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REGULATING THE BUSINESS OF MAKING SMALL LOANS

IN THE DISTRICT OF COLUMBIA

MARCH 4 (calendar day, MARCH 11), 1935.-Ordered to be printed

Mr. KING, from the Committee on the District of Columbia,

submitted the following

REPORT

[To accompany S. 1162)

The Committee on the District of Columbia, to whom was referred the bill (S. 1162) to regulate the business of making small loans in the District of Columbia and to amend an act to regulate the business of loaning money, etc., approved February 4, 1913, having considered the same, report favorably thereon with the recommendation that the bill do pass with the following amendments:

Amend section 1, paragraph (a), page 2, line 2, by inserting after the word “bankers," the words credit unions established under the Act approved June 23, 1932 (47 Stat. 326, c. 272, sec. 1) and under the Act approved June 26, 1934 (48 Stat. 1216, c. 750),".

Amend section 1, paragraph (a), page 2, line 7, by striking the “.after the word “loan" and inserting a “;" and the following: Provided, That any of the above-excepted national banks, licensed bankers, trust companies, and savings banks may operate under the provisions of this Act upon securing a license so to do."

Renumber section 12, page 10, by the following amendments: Amend page 10, line 5, by inserting after “SEC. 12” the following, "(A)”.

Amend page 10, line 23, by inserting before the word “Fees” the following, "(B)”.

Amend page 12, line 22, by inserting at the beginning thereof the following, (C)”.

Amend section 12, paragraph (c), page 12, line 8, by striking all matter in lines 8 to 21, inclusive.

Amend section 12, paragraph (c), page 12, line 23, by striking the matter included in the parentheses. Further amend the said section and paragraph at page 13, line 11, by striking the words "amounts greater than the installments” and inserting in lieu thereof "in

advance of the date" and inserting in line 12 after the word "loan" the following: “one or more installments”.

Amend section 13, page 14, by striking the section and inserting the following: "The provisions and restrictions of this Act shall be applicable to loans not in excess of $300 and whenever a licensee under this Act shall make any loan in excess of $300, interest and charges on the said excess shall be governed by other law."

Amend section 27, page 20, line 16, by striking the said section and inserting in lieu thereof the following: “This Act shall become effective 90 days after the date of its enactment and shall not affect loans made before the passage of this Act which have not matured before the effective date of this Act."

PROVISIONS OF THE ACT

The act defines the business of making small loans and specifies the persons who may engage in such business under its provisions, as amended. National banks, licensed bankers, trust companies, and savings banks may, if they choose, engage in the business of making small loans, but if they so do they must secure a license in accordance with the provisions of this act and submit to regulation under the act that portion of their business which relates to small loans at interest rates, including fees and charges in excess of 6 percent per annum. Federal and District of Columbia credit unions, having present authority to make small loans under separate regulations of their own, are excluded from the act. The prohibition against pawnbrokers in the District of Columbia is continued.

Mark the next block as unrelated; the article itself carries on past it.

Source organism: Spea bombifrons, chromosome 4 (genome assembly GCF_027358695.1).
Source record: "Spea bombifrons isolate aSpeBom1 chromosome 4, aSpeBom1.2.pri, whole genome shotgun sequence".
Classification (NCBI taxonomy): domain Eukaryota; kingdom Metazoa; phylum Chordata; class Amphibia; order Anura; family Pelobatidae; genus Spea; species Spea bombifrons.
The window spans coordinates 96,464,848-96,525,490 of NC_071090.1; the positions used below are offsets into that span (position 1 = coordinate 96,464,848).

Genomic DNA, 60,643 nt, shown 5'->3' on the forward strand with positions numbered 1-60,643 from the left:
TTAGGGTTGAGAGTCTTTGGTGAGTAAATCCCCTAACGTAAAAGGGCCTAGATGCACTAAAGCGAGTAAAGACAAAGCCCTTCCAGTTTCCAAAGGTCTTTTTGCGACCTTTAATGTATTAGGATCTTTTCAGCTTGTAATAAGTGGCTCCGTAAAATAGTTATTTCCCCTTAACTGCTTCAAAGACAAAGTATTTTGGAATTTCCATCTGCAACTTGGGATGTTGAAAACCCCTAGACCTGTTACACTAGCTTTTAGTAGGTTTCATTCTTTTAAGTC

The act requires that application be made for a license to the Superintendent of Insurance of the District of Columbia and sets forth the specific information and qualifications which the Superintendent must consider prior to approval of the application.

An annual license fee of $200 to cover the costs of regulation, with provision for pro ration for periods less than a year down to not less than $50, is included in the act. The Commissioners of the District of Columbia are given jurisdiction to modify the license fee in accordance with the cost of supervision, inspection, and regulation.

The act further requires a bond which is accessible to persons injured by fraud or other action in violation of the act and provides for convenient service of process upon the Superintendent of Insurance in the name of the licensee. Specific provision is made to advise borrowers of their rights under the act and to make certain that they are fully informed as to the maximum obligations which may be legally charged. In addition there is adequate provision for the Superintendent of Insurance to inspect the transactions and records of licensees and for the revocation of licenses of those who operate in violation of the law.

The act provides penalties for persons doing business covered by its provisions without securing a license and for licensees who depart from the restrictions hereby imposed.

HISTORY OF LEGISLATION